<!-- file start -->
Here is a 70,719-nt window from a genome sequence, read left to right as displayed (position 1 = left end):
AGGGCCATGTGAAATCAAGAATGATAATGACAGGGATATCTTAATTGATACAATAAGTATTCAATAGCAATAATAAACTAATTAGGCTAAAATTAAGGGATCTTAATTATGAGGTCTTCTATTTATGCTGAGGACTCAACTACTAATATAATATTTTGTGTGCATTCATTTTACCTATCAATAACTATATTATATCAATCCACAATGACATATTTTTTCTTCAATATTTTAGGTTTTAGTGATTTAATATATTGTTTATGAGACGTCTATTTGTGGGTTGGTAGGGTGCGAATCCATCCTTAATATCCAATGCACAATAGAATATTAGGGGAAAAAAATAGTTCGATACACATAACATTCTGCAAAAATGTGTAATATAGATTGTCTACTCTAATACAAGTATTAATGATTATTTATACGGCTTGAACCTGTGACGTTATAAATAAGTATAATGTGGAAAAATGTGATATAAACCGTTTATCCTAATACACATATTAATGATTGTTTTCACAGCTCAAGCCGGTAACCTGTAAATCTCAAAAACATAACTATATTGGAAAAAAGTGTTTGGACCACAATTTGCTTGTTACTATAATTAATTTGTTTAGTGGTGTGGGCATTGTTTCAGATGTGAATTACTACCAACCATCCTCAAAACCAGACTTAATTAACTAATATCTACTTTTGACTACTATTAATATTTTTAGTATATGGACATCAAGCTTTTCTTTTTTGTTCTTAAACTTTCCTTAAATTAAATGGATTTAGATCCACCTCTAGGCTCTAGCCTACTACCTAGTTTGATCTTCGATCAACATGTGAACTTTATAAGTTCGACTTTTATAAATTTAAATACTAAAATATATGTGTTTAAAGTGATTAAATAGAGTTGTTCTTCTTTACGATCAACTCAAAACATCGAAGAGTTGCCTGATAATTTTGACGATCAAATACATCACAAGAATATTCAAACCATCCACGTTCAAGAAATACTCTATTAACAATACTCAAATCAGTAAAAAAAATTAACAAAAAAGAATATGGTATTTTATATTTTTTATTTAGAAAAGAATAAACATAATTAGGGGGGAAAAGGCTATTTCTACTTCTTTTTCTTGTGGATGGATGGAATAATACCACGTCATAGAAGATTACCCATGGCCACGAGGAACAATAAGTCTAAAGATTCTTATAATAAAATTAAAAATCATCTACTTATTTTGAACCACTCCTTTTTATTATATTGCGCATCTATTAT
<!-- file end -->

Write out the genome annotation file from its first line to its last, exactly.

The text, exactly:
Here is a 70,719-nt window from a genome sequence, read left to right as displayed (position 1 = left end):
AGGGCCATGTGAAATCAAGAATGATAATGACAGGGATATCTTAATTGATACAATAAGTATTCAATAGCAATAATAAACTAATTAGGCTAAAATTAAGGGATCTTAATTATGAGGTCTTCTATTTATGCTGAGGACTCAACTACTAATATAATATTTTGTGTGCATTCATTTTACCTATCAATAACTATATTATATCAATCCACAATGACATATTTTTTCTTCAATATTTTAGGTTTTAGTGATTTAATATATTGTTTATGAGACGTCTATTTGTGGGTTGGTAGGGTGCGAATCCATCCTTAATATCCAATGCACAATAGAATATTAGGGGAAAAAAATAGTTCGATACACATAACATTCTGCAAAAATGTGTAATATAGATTGTCTACTCTAATACAAGTATTAATGATTATTTATACGGCTTGAACCTGTGACGTTATAAATAAGTATAATGTGGAAAAATGTGATATAAACCGTTTATCCTAATACACATATTAATGATTGTTTTCACAGCTCAAGCCGGTAACCTGTAAATCTCAAAAACATAACTATATTGGAAAAAAGTGTTTGGACCACAATTTGCTTGTTACTATAATTAATTTGTTTAGTGGTGTGGGCATTGTTTCAGATGTGAATTACTACCAACCATCCTCAAAACCAGACTTAATTAACTAATATCTACTTTTGACTACTATTAATATTTTTAGTATATGGACATCAAGCTTTTCTTTTTTGTTCTTAAACTTTCCTTAAATTAAATGGATTTAGATCCACCTCTAGGCTCTAGCCTACTACCTAGTTTGATCTTCGATCAACATGTGAACTTTATAAGTTCGACTTTTATAAATTTAAATACTAAAATATATGTGTTTAAAGTGATTAAATAGAGTTGTTCTTCTTTACGATCAACTCAAAACATCGAAGAGTTGCCTGATAATTTTGACGATCAAATACATCACAAGAATATTCAAACCATCCACGTTCAAGAAATACTCTATTAACAATACTCAAATCAGTAAAAAAAATTAACAAAAAAGAATATGGTATTTTATATTTTTTATTTAGAAAAGAATAAACATAATTAGGGGGGAAAAGGCTATTTCTACTTCTTTTTCTTGTGGATGGATGGAATAATACCACGTCATAGAAGATTACCCATGGCCACGAGGAACAATAAGTCTAAAGATTCTTATAATAAAATTAAAAATCATCTACTTATTTTGAACCACTCCTTTTTATTATATTGCGCATCTATTAT